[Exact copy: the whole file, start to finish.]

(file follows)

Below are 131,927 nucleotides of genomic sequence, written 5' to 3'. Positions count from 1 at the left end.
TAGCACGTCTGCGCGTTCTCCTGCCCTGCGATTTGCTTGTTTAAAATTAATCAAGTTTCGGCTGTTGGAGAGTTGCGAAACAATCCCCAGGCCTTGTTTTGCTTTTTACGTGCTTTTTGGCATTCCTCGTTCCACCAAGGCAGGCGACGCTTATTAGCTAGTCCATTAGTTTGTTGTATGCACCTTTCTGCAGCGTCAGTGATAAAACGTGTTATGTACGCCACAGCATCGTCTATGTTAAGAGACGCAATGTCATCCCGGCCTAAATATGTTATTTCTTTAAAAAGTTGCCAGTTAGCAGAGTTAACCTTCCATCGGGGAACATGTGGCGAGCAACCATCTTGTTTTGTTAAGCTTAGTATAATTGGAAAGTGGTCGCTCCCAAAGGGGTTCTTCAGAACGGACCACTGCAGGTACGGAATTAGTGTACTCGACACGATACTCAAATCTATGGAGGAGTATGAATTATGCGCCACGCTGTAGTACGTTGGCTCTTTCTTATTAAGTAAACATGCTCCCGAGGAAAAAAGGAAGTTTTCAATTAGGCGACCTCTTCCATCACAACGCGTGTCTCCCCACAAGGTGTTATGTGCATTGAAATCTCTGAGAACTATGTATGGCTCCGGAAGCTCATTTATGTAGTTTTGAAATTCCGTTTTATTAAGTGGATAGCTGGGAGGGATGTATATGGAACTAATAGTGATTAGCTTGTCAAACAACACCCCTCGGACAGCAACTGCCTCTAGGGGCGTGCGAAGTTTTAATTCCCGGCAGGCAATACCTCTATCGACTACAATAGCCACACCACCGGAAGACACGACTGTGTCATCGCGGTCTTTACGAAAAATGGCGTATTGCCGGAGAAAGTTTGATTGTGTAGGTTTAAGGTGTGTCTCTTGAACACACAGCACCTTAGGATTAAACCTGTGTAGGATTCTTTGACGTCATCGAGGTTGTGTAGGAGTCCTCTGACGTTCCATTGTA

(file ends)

Below are 131,927 nucleotides of genomic sequence, written 5' to 3'. Positions count from 1 at the left end.
TAGCACGTCTGCGCGTTCTCCTGCCCTGCGATTTGCTTGTTTAAAATTAATCAAGTTTCGGCTGTTGGAGAGTTGCGAAACAATCCCCAGGCCTTGTTTTGCTTTTTACGTGCTTTTTGGCATTCCTCGTTCCACCAAGGCAGGCGACGCTTATTAGCTAGTCCATTAGTTTGTTGTATGCACCTTTCTGCAGCGTCAGTGATAAAACGTGTTATGTACGCCACAGCATCGTCTATGTTAAGAGACGCAATGTCATCCCGGCCTAAATATGTTATTTCTTTAAAAAGTTGCCAGTTAGCAGAGTTAACCTTCCATCGGGGAACATGTGGCGAGCAACCATCTTGTTTTGTTAAGCTTAGTATAATTGGAAAGTGGTCGCTCCCAAAGGGGTTCTTCAGAACGGACCACTGCAGGTACGGAATTAGTGTACTCGACACGATACTCAAATCTATGGAGGAGTATGAATTATGCGCCACGCTGTAGTACGTTGGCTCTTTCTTATTAAGTAAACATGCTCCCGAGGAAAAAAGGAAGTTTTCAATTAGGCGACCTCTTCCATCACAACGCGTGTCTCCCCACAAGGTGTTATGTGCATTGAAATCTCTGAGAACTATGTATGGCTCCGGAAGCTCATTTATGTAGTTTTGAAATTCCGTTTTATTAAGTGGATAGCTGGGAGGGATGTATATGGAACTAATAGTGATTAGCTTGTCAAACAACACCCCTCGGACAGCAACTGCCTCTAGGGGCGTGCGAAGTTTTAATTCCCGGCAGGCAATACCTCTATCGACTACAATAGCCACACCACCGGAAGACACGACTGTGTCATCGCGGTCTTTACGAAAAATGGCGTATTGCCGGAGAAAGTTTGATTGTGTAGGTTTAAGGTGTGTCTCTTGAACACACAGCACCTTAGGATTAAACCTGTGTAGGATTCTTTGACGTCATCGAGGTTGTGTAGGAGTCCTCTGACGTTCCATTGTA